Critical Decisions

The ins and outs of our medical decisions

Do Oncologists Lie to Their Patients About Their Prognoses

It's easy to give a medical colleague a 5% figure in the hallway, but at the bedside that's much harder. Read More

"That number, delivered under

"That number, delivered under such circumstances, would be negligent in its cruelty."

I disagree. Patients should be spoken to as honestly and clearly as colleagues. Some information requires time and care to be communicated in a sympathetic manner, but if the 5% figure were supported by the evidence, and the 20% figure by hope, then giving the patient the 20% figure seems far worse.

Post new comment

The content of this field is kept private and will not be shown publicly.
  • Web page addresses and e-mail addresses turn into links automatically.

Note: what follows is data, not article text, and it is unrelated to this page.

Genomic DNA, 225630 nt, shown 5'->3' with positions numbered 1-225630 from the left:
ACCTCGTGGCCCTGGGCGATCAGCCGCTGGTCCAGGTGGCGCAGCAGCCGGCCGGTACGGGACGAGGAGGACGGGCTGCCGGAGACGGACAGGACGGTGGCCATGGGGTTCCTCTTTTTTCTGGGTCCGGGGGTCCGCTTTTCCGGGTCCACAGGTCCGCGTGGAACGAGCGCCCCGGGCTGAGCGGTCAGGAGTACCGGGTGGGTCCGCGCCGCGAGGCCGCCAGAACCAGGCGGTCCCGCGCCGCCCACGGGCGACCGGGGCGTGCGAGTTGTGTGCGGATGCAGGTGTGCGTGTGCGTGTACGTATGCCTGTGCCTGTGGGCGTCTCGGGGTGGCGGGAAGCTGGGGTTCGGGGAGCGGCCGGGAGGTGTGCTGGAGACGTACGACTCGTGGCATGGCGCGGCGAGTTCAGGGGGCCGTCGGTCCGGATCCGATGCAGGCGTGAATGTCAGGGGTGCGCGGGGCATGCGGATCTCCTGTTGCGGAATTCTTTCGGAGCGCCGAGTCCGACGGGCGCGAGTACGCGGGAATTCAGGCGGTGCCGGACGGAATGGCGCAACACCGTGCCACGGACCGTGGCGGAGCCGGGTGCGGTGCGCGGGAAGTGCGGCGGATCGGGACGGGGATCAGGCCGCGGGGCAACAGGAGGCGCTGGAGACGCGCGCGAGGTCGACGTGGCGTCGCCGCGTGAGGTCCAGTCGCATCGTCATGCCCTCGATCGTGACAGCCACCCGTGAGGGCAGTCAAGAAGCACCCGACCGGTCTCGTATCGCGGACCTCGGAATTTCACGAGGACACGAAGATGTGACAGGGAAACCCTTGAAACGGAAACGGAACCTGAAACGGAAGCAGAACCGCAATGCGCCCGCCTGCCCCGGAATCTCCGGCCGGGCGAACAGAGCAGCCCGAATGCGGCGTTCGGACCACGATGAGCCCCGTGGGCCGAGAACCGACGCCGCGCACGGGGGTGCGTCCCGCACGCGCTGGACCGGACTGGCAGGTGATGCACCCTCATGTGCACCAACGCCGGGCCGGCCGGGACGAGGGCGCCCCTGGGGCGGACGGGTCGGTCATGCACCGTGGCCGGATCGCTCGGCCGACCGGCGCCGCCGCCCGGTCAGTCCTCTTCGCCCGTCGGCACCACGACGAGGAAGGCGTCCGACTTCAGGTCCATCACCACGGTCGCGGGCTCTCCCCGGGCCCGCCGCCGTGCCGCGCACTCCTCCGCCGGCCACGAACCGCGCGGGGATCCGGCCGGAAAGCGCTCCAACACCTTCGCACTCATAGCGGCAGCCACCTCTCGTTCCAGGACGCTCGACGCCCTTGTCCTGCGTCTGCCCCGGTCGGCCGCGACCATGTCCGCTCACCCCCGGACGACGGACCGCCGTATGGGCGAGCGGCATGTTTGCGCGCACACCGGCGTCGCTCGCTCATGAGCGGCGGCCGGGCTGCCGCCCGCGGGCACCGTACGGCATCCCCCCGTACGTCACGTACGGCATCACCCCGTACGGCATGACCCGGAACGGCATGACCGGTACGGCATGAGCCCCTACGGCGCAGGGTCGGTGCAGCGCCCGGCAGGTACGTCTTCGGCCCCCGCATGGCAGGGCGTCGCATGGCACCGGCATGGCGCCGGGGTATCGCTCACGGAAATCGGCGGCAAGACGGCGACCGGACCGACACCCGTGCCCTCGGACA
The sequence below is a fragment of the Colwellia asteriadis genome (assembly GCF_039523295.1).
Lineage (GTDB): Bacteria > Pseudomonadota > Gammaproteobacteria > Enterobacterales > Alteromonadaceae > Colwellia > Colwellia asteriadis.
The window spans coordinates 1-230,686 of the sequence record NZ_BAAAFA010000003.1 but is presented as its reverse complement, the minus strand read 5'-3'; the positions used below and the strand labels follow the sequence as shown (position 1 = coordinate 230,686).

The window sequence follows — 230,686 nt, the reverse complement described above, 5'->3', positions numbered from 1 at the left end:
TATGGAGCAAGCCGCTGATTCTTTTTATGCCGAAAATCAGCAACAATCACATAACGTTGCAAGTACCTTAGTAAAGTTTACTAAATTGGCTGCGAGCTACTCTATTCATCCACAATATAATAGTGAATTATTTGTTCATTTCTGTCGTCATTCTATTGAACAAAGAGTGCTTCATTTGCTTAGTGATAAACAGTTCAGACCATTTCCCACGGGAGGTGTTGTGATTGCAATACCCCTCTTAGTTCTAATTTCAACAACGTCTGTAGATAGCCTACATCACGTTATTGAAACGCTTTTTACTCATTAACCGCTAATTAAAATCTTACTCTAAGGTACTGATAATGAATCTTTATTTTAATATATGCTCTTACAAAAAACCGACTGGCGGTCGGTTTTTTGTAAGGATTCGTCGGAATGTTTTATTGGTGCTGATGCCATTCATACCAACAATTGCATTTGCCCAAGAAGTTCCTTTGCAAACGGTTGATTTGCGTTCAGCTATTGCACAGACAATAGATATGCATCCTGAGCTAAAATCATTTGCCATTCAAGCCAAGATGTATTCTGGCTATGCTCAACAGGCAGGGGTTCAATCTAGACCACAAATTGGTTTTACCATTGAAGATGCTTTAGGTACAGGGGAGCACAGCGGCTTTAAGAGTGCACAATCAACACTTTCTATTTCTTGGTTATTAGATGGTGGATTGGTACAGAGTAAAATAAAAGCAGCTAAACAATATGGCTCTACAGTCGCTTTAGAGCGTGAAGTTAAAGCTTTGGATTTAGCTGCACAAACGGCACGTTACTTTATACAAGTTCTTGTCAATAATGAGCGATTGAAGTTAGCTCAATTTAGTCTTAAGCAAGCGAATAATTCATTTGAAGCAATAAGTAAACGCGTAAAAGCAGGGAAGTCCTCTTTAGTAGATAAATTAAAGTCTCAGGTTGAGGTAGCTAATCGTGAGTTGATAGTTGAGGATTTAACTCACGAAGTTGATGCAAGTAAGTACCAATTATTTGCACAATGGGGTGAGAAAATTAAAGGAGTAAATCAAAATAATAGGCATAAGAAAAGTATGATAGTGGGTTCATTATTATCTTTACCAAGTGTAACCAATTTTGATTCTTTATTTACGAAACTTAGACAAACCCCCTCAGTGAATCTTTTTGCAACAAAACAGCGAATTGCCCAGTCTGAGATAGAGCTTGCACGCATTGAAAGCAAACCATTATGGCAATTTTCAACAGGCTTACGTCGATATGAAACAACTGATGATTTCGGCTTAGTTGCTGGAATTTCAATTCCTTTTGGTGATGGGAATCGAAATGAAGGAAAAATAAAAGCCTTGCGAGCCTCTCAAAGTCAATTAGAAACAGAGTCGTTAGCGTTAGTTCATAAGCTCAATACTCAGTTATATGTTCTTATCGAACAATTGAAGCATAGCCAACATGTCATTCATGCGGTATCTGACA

• Allowed HTML tags: <a> <em> <strong> <cite> <code> <ul> <ol> <li> <dl> <dt> <dd>
  • Lines and paragraphs break automatically.
  • You may quote other posts using [quote] tags.

More information about formatting options

Peter Ubel, M.D., author of Critical Decisions and Free Market Madness, is a physician, behavioral scientist, and Professor of Business and Public Policy at Duke University.


Subscribe to Critical Decisions

Current Issue

Let It Go!

It can take a radical reboot to get past old hurts and injustices.